Dave Valle M.D.

Henry J. Knott Professor and Director of the Institute of Genetic Medicine
Professor, Departments of Pediatrics
Ophthalmology and Molecular Biology & Genetics
Johns Hopkins University School of Medicine
Institute of Genetic Medicine

733 N Broadway
Broadway Research Building, 519
Baltimore, MD 21287
Phone: 410-955-4260
Fax: 410-955-7397
E-mail: dvalle@jhmi.edu

In the broadest sense, my research interests include understanding all aspects of the contribution of genetic variation to human health and disease. In particular, our studies involve clinical, biochemical, molecular and therapeutic aspects of specific human genetic diseases as well as more global studies on the network interactions and consequences of variation in the genes and proteins implicated in human disease.

More specifically, we have focused on a wide variety of monogenic disorders and, more recently, on the genetic factors that contribute increased susceptibility for neuropsychiatric diseases such as schizophrenia.

Currently, we are using genomic (whole exome and whole genome sequencing) and genetic approaches for identifying the variants and genes responsible for rare Mendelian disorders that are referred to us from healthcare providers from around the world. This activity derives from my role as Principle Investigator for the Baylor-Hopkins Center for Mendelian Genomics, an NIH funded project to find and “solve” as many Mendelian disorders as possible. For a subset of these disorders, we study the functional consequences and disease mechanisms more deeply using a variety of experimental approaches including cellular and whole organism models (zebrafish, mice) to understand disease pathobiology and evaluating possible treatment strategies.

The ultimate goal of this effort will be to synthesize the knowledge gained about each rare disorder into a deeper and much more informed understanding of the relationships between genotype and phenotype and from that knowledge develop a richer understanding of human disease mechanisms and what we can do to prevent or treat disease.

Selected Publications: 

[1][2][3][4][5][6][7][8][9][10][11]


References

  1. Human disease genes.,
    Jimenez-Sanchez, G, Childs B, and Valle D
    , Nature, 2001 Feb 15, Volume 409, Issue 6822, p.853-5, (2001)
  2. Fine mapping on chromosome 10q22-q23 implicates Neuregulin 3 in schizophrenia.,
    Chen, Pei-Lung, Avramopoulos D, Lasseter Virginia K., McGrath John A., M Fallin Daniele, Liang Kung-Yee, Nestadt Gerald, Feng Ningping, Steel Gary, Cutting Andrew S., et al.
    , Am J Hum Genet, 2009 Jan, Volume 84, Issue 1, p.21-34, (2009)
  3. "Genes to society"--the logic and process of the new curriculum for the Johns Hopkins University School of Medicine.,
    Wiener, Charles M., Thomas Patricia A., Goodspeed Elizabeth, Valle David, and Nichols David G.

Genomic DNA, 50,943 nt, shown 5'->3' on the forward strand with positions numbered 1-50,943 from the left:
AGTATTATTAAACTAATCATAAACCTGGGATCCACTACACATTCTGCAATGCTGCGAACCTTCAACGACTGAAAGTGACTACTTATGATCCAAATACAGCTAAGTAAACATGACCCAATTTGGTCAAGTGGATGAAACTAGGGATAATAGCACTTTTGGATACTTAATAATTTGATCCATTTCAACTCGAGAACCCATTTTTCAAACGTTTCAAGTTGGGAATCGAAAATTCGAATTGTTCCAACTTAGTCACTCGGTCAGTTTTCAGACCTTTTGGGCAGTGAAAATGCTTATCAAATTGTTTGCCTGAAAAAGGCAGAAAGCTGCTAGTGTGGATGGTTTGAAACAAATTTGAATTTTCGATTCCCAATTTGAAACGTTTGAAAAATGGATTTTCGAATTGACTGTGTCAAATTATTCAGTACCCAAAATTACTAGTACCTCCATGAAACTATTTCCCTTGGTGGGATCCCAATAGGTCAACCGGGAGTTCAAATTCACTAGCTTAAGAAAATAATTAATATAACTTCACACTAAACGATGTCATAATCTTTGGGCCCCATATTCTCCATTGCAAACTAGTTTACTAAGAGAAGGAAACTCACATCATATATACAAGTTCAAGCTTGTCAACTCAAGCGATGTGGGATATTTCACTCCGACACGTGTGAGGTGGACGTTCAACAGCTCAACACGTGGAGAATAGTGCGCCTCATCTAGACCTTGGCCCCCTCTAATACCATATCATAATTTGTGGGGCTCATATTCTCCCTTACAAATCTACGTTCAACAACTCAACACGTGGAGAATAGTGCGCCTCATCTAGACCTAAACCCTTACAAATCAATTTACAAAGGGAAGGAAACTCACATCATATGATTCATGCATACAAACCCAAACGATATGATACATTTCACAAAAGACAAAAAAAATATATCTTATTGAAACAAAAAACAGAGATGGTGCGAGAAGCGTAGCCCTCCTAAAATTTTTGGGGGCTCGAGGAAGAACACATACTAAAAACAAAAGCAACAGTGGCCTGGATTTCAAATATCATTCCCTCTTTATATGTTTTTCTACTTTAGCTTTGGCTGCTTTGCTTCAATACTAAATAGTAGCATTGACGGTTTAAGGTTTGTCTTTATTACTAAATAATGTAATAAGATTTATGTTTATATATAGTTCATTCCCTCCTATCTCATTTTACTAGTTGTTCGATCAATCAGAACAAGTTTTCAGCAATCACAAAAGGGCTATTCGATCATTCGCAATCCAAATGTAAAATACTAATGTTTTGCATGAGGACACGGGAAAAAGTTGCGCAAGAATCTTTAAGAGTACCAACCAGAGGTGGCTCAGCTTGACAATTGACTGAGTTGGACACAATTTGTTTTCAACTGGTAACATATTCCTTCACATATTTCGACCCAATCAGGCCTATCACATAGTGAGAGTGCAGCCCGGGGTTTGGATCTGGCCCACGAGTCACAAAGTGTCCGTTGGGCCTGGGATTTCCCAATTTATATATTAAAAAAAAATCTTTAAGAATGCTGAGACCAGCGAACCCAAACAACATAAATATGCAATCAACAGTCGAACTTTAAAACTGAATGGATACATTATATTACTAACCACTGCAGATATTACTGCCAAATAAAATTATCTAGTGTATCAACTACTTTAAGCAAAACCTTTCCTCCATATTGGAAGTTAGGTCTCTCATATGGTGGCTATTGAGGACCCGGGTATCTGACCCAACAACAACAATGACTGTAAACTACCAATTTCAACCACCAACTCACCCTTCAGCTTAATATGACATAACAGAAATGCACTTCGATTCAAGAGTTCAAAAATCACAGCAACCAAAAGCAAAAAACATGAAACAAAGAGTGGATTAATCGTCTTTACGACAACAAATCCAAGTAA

, Acad Med, 2010 Mar, Volume 85, Issue 3, p.498-506, (2010)
  4. Whole-genome sequencing of a single proband together with linkage analysis identifies a Mendelian disease gene.,
    Sobreira, Nara L. M., Cirulli Elizabeth T., Avramopoulos D, Wohler Elizabeth, Oswald Gretchen L., Stevens Eric L., Ge Dongliang, Shianna Kevin V., Smith Jason P., Maia Jessica M., et al.
    , PLoS Genet, 2010 Jun, Volume 6, Issue 6, p.e1000991, (2010)
  5. MicroRNA (miRNA) transcriptome of mouse retina and identification of a sensory organ-specific miRNA cluster.,
    Xu, Shunbin, P Witmer Dane, Lumayag Stephen, Kovacs Beatrix, and Valle David
    , J Biol Chem, 2007 Aug 24, Volume 282, Issue 34, p.25053-66, (2007)
  6. Alternative splicing suggests extended function of PEX26 in peroxisome biogenesis.,
    Weller, Sabine, Cajigas Ivelisse, Morrell James, Obie Cassandra, Steel Gary, Gould Stephen J., and Valle David
    , Am J Hum Genet, 2005 Jun, Volume 76, Issue 6, p.987-1007, (2005)
  7. Functional variants in DPYSL2 sequence increase risk of schizophrenia and suggest a link to mTOR signaling.,
    Liu, Yaping, Pham Xuan, Zhang Lilei, Chen Pei-Lung, Burzynski Grzegorz, McGaughey David M., He Shan, McGrath John A., Wolyniec Paula, Fallin Margaret D., et al.
    , G3 (Bethesda), 2014 Jan, Volume 5, Issue 1, p.61-72, (2014)
  8. Mutations in PCYT1A, encoding a key regulator of phosphatidylcholine metabolism, cause spondylometaphyseal dysplasia with cone-rod dystrophy.,
    Hoover-Fong, Julie, Sobreira Nara, Jurgens Julie, Modaff Peggy, Blout Carrie, Moser Ann, Kim Ok-Hwa, Cho Tae-Joon, Cho Sung Yoon, Kim Sang Jin, et al.
    , Am J Hum Genet, 2014 Jan 2, Volume 94, Issue 1, p.105-12, (2014)
  9. PhenoDB: a new web-based tool for the collection, storage, and analysis of phenotypic features.,
    Hamosh, Ada, Sobreira Nara, Hoover-Fong Julie, V Sutton Reid, Boehm Corinne, Schiettecatte François, and Valle David
    , Hum Mutat, 2013 Apr, Volume 34, Issue 4, p.566-71, (2013)
  10. Evolution in health and medicine Sackler colloquium: Making evolutionary biology a basic science for medicine.,
    Nesse, Randolph M., Bergstrom Carl T., Ellison Peter T., Flier Jeffrey S., Gluckman Peter, Govindaraju Diddahally R., Niethammer Dietrich, Omenn Gilbert S., Perlman Robert L., Schwartz Mark D., et al.
    , Proc Natl Acad Sci U S A, 2010 Jan 26, Volume 107 Suppl 1, p.1800-7, (2010)
  11. The human disease network.,
    Goh, Kwang-Il, Cusick Michael E., Valle David, Childs Barton, Vidal Marc, and Barabási Albert-László
    , Proc Natl Acad Sci U S A, 2007 May 22, Volume 104, Issue 21, p.8685-90, (2007)